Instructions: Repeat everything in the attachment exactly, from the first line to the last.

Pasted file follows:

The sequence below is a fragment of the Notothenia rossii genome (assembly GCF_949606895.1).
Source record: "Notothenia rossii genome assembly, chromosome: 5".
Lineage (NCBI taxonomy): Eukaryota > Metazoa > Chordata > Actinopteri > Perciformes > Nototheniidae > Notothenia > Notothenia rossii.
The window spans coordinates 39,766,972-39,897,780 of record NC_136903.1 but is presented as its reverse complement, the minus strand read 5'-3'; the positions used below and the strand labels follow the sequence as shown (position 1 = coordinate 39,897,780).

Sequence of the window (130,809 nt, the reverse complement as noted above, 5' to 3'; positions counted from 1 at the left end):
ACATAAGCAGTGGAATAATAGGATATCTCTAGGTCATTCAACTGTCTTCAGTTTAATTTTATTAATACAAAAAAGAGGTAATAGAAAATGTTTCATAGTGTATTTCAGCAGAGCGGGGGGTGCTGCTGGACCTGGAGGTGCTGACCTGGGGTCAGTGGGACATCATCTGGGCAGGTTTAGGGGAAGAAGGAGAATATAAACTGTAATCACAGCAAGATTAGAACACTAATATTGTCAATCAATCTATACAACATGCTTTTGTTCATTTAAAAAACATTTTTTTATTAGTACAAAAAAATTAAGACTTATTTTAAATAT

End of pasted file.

The sequence below is a fragment of the Notothenia rossii genome (assembly GCF_949606895.1).
Source record: "Notothenia rossii genome assembly, chromosome: 5".
Lineage (NCBI taxonomy): Eukaryota > Metazoa > Chordata > Actinopteri > Perciformes > Nototheniidae > Notothenia > Notothenia rossii.
The window spans coordinates 39,766,972-39,897,780 of record NC_136903.1 but is presented as its reverse complement, the minus strand read 5'-3'; the positions used below and the strand labels follow the sequence as shown (position 1 = coordinate 39,897,780).

Sequence of the window (130,809 nt, the reverse complement as noted above, 5' to 3'; positions counted from 1 at the left end):
ACATAAGCAGTGGAATAATAGGATATCTCTAGGTCATTCAACTGTCTTCAGTTTAATTTTATTAATACAAAAAAGAGGTAATAGAAAATGTTTCATAGTGTATTTCAGCAGAGCGGGGGGTGCTGCTGGACCTGGAGGTGCTGACCTGGGGTCAGTGGGACATCATCTGGGCAGGTTTAGGGGAAGAAGGAGAATATAAACTGTAATCACAGCAAGATTAGAACACTAATATTGTCAATCAATCTATACAACATGCTTTTGTTCATTTAAAAAACATTTTTTTATTAGTACAAAAAAATTAAGACTTATTTTAAATAT